No, siree, because on the podium was Andris Nelsons, the brilliant young Latvian who is being such a success with the Birmingham Orchestra. His Heldenleban did not eclipse memories of Mengelberg’s superb 1930 recording or Beecham’s performances in London but it was nevertheless a very fine one, full-blooded, thrilling. Critics in the past have been rather snooty about the tone-poem “I say, the fellow is wallowing in self-indulgences”. Well who cares? It has a convincing shape, wonderful tunes, a marvellous musical solo violin portrait of Pauline, Mrs. Strauss as skittish, amorous, a bit perverse, the echt ewige weibliche: it has that rousing battle, followed by that gorgeous urging, surging tune, not to mention a cohort of eight horns (nine with the bumper-up) going ever upward, and then there is that heartfelt code (with a nod towards the Bruch Fiddle concerto) – yes, self-indulgent, but a feast for the ear. Nelsons had a ball, enjoying every moment, crouching, beckoning, jumping, even standing back for a moment as the strings swooped towards heaven or sank down on their G Saiten (G strings). Some think that a conductor should not be seen to emote but who in the audience wants to see the chap on the podium standing stock still while a hundred players in front of him are bowing, blowing and bashing their hearts out?

Hardenberger proved his greatness in the Haydn: liquid tone (something between George Eskale’s cornet sound and Ernest Hall or his pupil. Malcolm Arnold’s true trumpet timbre) and the utmost virtuosity. He threw in an encore: H.K. Gruber’s little concertino, a piece where the beat is continually displaced by syncopation. The composer was there to hear his piece which sounded to me like a corny Thirties Berlin jazz band.

Leonora was beautifully played, dramatic and colourful but also clear in form and exciting. If the committee can produce another programme like this with the Philharmonia on top form with a conductor to match, I’ll be there!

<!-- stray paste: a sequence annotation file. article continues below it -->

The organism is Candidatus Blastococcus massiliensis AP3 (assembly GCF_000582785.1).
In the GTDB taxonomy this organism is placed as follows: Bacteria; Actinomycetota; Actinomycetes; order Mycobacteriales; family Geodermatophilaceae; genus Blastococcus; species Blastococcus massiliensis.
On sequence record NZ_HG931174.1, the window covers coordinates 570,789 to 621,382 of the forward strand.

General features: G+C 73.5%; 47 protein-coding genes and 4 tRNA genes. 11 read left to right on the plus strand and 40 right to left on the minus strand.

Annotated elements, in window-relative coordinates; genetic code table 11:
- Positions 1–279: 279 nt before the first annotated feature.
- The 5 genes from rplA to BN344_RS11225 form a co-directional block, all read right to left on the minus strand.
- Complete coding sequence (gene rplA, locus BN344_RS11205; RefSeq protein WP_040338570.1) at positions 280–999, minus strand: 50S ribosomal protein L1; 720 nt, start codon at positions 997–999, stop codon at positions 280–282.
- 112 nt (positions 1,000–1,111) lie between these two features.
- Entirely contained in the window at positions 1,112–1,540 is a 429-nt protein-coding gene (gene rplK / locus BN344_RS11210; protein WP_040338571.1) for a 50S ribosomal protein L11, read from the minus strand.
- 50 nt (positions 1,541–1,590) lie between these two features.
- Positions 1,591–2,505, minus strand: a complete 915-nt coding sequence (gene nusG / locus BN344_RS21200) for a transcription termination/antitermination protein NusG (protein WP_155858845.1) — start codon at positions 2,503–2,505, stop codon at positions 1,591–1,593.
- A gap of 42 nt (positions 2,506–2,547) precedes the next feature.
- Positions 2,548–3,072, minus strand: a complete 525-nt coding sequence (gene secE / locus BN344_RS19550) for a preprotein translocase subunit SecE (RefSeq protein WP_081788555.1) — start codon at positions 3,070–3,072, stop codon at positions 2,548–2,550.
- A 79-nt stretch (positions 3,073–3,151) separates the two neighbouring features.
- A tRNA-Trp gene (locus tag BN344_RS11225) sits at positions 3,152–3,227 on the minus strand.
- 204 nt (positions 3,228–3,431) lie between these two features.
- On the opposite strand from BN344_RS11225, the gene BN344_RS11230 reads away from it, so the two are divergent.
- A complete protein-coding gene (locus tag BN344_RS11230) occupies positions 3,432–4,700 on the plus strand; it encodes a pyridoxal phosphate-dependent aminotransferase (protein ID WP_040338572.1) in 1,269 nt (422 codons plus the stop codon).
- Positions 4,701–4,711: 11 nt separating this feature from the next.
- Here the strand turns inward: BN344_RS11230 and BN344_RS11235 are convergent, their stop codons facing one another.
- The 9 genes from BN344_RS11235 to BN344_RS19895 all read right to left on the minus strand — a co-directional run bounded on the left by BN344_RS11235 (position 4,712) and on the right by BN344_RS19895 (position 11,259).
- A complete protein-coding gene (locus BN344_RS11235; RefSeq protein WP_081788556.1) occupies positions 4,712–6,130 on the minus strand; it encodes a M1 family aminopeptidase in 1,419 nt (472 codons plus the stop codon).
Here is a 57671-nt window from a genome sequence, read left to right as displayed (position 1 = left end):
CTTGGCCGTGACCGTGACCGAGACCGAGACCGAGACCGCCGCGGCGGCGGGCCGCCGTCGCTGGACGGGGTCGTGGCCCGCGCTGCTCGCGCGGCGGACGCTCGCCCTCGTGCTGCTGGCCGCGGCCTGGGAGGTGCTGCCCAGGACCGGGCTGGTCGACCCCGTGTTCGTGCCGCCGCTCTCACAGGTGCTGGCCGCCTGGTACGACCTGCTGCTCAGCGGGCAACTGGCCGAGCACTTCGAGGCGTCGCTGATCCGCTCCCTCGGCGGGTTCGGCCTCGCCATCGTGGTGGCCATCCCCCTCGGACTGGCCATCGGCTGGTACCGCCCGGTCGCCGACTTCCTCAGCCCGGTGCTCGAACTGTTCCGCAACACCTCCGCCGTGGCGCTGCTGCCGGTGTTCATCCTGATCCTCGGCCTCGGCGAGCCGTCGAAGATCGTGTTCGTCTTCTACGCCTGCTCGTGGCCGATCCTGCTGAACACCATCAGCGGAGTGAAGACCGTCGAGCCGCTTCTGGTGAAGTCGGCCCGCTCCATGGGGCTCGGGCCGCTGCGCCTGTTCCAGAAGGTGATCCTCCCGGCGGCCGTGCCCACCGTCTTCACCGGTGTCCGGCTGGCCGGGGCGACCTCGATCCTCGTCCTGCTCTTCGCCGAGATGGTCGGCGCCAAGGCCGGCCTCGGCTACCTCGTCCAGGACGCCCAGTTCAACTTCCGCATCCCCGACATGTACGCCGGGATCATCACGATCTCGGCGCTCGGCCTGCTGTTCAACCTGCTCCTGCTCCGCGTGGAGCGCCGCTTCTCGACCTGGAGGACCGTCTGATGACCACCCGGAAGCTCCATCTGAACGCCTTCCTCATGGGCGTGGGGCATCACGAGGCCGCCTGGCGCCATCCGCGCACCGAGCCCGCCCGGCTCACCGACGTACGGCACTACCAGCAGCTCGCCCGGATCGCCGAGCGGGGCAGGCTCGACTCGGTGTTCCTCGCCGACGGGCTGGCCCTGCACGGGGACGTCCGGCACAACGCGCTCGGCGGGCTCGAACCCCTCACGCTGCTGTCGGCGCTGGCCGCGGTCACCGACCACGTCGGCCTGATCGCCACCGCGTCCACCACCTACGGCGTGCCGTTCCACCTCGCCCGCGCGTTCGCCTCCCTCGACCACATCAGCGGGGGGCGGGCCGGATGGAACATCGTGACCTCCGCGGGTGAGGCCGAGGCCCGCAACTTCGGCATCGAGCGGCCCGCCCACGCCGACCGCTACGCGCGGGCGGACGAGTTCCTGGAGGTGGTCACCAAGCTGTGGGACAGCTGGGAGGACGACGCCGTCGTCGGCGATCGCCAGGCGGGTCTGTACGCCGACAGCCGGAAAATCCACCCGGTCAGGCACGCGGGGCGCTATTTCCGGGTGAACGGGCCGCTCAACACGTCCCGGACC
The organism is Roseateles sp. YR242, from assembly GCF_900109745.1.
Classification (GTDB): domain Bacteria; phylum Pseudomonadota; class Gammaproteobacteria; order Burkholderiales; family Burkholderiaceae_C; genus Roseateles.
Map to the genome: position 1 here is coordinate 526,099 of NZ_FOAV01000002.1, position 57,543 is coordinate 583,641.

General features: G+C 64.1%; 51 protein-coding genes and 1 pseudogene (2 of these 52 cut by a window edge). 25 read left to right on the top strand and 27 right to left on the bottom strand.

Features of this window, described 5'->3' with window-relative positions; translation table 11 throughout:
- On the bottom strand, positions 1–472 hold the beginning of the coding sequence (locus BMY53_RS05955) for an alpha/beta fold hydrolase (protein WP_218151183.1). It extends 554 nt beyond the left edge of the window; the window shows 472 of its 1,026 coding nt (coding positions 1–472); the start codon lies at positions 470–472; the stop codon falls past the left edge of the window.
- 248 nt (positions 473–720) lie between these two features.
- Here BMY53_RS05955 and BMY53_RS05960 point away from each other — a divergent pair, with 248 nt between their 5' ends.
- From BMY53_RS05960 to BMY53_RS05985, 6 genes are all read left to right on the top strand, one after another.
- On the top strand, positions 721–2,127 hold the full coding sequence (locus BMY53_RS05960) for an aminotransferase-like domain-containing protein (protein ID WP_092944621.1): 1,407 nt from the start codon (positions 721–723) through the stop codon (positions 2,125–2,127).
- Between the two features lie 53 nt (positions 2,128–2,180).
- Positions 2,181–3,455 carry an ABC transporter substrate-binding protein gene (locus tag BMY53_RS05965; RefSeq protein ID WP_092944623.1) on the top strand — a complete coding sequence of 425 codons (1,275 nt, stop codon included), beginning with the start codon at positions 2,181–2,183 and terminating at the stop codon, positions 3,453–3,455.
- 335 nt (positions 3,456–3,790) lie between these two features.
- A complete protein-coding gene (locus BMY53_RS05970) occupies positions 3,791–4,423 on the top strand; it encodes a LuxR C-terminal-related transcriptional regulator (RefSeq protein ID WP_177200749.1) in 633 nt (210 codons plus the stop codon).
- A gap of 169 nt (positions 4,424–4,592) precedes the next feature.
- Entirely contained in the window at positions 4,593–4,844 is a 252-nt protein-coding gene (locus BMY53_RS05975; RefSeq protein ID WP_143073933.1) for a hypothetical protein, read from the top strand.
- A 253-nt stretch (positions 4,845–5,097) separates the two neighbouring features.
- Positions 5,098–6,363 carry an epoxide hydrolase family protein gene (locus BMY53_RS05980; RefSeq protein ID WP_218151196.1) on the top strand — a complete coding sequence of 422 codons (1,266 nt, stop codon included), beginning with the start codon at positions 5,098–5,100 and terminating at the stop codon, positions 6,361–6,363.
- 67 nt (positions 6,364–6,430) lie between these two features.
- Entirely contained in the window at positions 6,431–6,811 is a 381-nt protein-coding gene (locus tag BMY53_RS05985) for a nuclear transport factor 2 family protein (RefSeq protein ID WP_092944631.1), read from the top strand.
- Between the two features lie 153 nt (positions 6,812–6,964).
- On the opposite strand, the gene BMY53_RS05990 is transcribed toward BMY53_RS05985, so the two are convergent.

It was born the Goldsborough Orchestra in 1948 and re-christened the English Chamber Orchestra in 1960; the finest hours of its distinguished existence were the first two decades when it was practically the house orchestra of the Aldeburgh Festival, playing often with Benjamin Britten as conductor. In those early days Raymond Leppard did memorable work with the orchestra concert at on what Hardy used to call ‘the ancient stave’ but he followed his love to America, taking his fireplace and his talent with him. The good news is that he is returning to conduct the orchestra on May 15th in London’s newest and pleasant hall, the Cadogan, near Sloane Square. Later Daniel Barenboim made it his own for many concerts including the piano concertos of Mozart recorded twice, and later still the ENO played often with Murray Parahia at the piano, another set of the Mozart concertos, repeated with Mitsuko Uchida at the keyboard.

It was in the Cadogan on December 5 that the ECO played a concert in memory of Sir Charles Mackerras who had often worked with the orchestra at many fine concerts. Because of his predilection for Czech music, the first half included two Czech works and the concert was further connected with CM in that his nephew, Alexander Briger, also Australian born, was on the podium. The evening began with the Czech Suite of Dvorak, a pleasant enough piece but one without much fire in its belly nor the composer’s most lyrical song in its heart. After which we hear a flute Concerto by Josef Myslivicek (1737 – 1781) who was a friend of Mozart’s and was all the rage during his lifetime in Italy, 26 opera’s to his name and a composer much fêted and honoured. This concert was a work in D major and it was thought to be its British premiere. And maybe it’s ultimate, for, agreeable though it was, it could surely have been by anyone of a hundred eighteenth century composers, a collection of formulae of the time. (The poor chap lost his nose and died young of syphilis).